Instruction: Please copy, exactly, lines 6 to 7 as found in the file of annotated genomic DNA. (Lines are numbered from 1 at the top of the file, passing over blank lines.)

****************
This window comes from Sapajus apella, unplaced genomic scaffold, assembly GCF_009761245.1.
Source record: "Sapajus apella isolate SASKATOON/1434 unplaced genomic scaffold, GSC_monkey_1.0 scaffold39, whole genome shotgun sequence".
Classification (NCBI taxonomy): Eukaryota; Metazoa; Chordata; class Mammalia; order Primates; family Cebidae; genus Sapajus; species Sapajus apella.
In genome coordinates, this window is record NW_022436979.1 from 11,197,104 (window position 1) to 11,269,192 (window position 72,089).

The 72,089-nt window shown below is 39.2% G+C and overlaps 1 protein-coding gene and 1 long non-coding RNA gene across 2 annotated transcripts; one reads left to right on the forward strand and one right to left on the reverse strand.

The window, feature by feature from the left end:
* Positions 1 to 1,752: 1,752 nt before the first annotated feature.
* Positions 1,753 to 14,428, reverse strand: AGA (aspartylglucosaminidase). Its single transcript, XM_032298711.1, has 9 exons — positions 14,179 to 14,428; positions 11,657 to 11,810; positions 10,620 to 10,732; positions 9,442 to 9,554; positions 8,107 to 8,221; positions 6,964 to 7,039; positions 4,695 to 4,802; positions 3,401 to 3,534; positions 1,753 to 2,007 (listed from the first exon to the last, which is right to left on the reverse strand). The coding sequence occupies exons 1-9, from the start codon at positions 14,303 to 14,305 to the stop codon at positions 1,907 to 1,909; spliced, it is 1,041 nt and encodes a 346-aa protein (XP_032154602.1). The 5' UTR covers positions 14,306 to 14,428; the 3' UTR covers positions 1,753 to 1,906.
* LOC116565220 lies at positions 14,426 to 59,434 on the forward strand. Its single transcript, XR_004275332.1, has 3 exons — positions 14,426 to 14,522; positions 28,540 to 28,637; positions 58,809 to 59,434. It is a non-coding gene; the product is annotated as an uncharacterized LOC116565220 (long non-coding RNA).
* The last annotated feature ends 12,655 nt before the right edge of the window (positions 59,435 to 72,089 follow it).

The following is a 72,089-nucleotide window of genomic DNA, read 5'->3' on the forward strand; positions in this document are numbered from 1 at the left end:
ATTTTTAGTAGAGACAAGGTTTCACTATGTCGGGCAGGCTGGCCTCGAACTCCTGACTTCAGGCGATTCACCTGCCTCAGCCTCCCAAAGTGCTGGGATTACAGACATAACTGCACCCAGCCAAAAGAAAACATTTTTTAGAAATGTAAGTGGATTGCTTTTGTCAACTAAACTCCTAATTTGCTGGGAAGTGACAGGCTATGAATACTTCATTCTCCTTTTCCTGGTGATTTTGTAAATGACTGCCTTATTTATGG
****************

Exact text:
The window, feature by feature from the left end:
* Positions 1 to 1,752: 1,752 nt before the first annotated feature.